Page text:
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  17. 1.2 Summarization — One metric to rule them all
    • One normally uses the Arithmetic Mean:


    • But for Log-Normal distributions, the Geometric
    mean makes more sense:

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  18. • But our distributions are never normal, and often
    not even log-normal
    • And a single number does not tell us if the
    distribution was multi-modal

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  19. 1.2 Summarization — Midgard
    • A better metric that works for non parametric
    distributions is the Median, or 50th percentile
    defined as the middle point of an ordered
    dataset.
    • Some people like to use worse percentiles like
    the 75th, 95th or 98th, which gives them a better
    idea of the worst user experiences

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  20. 1.2 Spread
    • Apart from central tendency, we also need to know
    the spread of our curve
    • The traditional metric used is the Standard Deviation
    • This is a bad idea:

    https://www.edge.org/response-detail/25401
    • The Mean Absolute Deviation or MAD is a better
    measure

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  21. 1.2 Another MAD
    • However, the (Arithmetic) Mean is used for
    Normal distributions.
    • And a Geometric Mean Absolute Deviation is
    asymmetric
    • So we use the Median Absolute Deviation

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  22. 1.2 Median Absolute Deviation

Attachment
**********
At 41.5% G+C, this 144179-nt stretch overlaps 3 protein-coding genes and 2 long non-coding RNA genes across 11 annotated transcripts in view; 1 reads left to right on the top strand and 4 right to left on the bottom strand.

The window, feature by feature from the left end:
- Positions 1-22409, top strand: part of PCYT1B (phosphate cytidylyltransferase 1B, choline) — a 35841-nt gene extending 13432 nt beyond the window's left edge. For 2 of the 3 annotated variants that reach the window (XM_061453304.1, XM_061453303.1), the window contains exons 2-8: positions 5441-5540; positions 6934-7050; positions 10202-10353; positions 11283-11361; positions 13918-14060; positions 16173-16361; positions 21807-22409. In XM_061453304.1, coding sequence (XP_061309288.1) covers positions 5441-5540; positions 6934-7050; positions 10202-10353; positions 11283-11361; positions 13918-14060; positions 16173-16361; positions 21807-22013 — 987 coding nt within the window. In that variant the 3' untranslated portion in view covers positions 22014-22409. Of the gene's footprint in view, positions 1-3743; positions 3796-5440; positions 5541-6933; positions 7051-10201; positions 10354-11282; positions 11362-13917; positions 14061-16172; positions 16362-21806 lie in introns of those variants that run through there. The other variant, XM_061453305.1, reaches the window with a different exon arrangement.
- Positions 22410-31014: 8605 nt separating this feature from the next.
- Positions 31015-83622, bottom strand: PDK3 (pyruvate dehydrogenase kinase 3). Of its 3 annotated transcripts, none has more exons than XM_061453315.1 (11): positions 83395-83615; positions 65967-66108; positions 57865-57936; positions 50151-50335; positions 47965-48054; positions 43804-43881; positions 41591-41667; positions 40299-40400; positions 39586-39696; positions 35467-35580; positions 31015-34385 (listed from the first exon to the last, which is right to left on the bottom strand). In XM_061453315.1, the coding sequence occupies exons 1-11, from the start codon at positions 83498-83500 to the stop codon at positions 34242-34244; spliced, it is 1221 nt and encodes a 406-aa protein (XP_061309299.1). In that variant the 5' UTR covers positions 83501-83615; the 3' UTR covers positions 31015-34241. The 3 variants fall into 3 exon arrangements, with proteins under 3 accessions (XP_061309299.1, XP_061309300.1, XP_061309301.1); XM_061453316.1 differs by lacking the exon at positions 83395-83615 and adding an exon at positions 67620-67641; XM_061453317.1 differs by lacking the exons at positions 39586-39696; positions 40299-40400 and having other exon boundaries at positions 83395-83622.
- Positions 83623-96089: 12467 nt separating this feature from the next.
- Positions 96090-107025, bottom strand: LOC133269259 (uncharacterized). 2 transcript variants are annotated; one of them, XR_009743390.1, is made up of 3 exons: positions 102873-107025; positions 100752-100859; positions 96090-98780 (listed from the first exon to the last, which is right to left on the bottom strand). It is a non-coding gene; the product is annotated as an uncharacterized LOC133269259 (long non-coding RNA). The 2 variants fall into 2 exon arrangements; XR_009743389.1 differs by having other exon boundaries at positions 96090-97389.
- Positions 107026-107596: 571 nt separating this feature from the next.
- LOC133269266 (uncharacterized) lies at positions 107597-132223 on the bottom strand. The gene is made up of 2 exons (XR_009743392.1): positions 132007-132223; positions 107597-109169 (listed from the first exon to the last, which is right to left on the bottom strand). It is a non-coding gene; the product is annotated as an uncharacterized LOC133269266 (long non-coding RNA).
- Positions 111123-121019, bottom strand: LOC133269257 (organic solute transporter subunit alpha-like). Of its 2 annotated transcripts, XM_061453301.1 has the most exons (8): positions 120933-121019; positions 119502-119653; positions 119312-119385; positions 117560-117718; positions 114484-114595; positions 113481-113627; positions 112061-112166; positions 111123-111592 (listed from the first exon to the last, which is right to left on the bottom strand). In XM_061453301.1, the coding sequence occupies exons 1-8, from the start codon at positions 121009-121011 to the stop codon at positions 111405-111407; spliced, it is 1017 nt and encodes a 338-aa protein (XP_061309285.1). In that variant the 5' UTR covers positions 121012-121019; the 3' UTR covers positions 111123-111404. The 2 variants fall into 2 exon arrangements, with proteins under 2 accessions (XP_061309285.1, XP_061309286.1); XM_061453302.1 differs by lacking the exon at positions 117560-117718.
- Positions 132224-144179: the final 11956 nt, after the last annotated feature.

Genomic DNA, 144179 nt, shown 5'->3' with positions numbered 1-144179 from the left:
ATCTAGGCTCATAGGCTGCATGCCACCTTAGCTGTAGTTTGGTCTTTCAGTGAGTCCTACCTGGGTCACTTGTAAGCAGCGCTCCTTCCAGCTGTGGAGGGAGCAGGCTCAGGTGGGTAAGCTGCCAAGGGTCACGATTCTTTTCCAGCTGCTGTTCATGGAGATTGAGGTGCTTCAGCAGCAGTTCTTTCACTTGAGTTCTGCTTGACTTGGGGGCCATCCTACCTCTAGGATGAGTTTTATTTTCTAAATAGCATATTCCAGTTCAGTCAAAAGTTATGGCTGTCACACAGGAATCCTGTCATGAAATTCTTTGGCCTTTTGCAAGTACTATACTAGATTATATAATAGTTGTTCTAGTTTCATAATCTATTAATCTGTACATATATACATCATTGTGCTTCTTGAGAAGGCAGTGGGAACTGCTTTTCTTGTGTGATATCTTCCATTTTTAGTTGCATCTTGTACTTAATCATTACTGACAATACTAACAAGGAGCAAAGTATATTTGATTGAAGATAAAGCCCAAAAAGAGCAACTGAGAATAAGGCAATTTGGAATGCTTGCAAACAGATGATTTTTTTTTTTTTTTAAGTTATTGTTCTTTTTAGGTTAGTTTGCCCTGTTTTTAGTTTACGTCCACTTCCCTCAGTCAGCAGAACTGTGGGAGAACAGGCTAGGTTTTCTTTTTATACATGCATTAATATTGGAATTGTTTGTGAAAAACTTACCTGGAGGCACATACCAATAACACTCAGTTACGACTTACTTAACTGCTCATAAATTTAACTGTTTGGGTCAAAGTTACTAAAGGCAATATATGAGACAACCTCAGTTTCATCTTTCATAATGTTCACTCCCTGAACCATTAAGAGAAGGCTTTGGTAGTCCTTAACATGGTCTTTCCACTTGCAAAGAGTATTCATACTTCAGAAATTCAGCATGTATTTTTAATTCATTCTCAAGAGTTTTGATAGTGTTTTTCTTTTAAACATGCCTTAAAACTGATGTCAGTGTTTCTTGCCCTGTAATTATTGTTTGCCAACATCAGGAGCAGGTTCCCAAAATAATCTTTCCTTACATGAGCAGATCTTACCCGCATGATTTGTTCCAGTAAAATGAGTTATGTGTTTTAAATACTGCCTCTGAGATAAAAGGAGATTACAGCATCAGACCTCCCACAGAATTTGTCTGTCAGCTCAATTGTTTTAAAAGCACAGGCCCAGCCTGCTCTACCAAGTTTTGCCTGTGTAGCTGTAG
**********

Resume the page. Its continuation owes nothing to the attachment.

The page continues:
1. Take the absolute delta of each point with the
    median:

    2. Take the median of this deviation:
    3. Multiply this by 1.4826 to get the MAD

    https://en.wikipedia.org/wiki/Median_absolute_deviation

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  23. Then there's the

    Inter Quartile Range
    IQR = Q3
    - Q1
    Also known as the Middle 50
    This is used in Box Plots

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  24. 1.3 Filtering
    All filtering is Band-Pass, the difference is in how the bands
    are selected

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  25. 1.3 Filter Band Selection
    • Static Filtering: Based on static thresholds, useful
    to get rid of absurd, obviously fake data
    • IQR Filtering: Based on the IQR, determines the
    band based on the dataset to eliminate outliers


    • Dynamic Filtering: Adjust based on trends and
    seasonality

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  26. Don't discard outliers
    study them for patterns

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  27. 2
    Advanced:
    Hypothesis Testing, Forecasting &
    Anomaly Detection

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  28. 2.1 Kolmogorov-Smirnov

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  29. 2.1 Kolmogorov-Smirnov
    • Easily compare two distributions
    • Good for 1-dimensional distributions







    https://en.wikipedia.org/wiki/Kolmogorov%E2%80%93Smirnov_test

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  30. For multi-dimensional
    data, Kruskal-Wallis
    We won't go into that today
    https://en.wikipedia.org/wiki/Kruskal%E2%80%93Wallis_one-way_analysis_of_variance

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  31. We will talk about Nelson Rules
    • Based on the idea that all natural systems have intrinsic
    randomness
    • If the data loses its randomness, something artificial is
    affecting it
    https://en.wikipedia.org/wiki/Nelson_rules

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  32. 2.2 Nelson Rules
    • Based on Standard Deviation, which is not great
    • Requires Normal Distribution, which we don't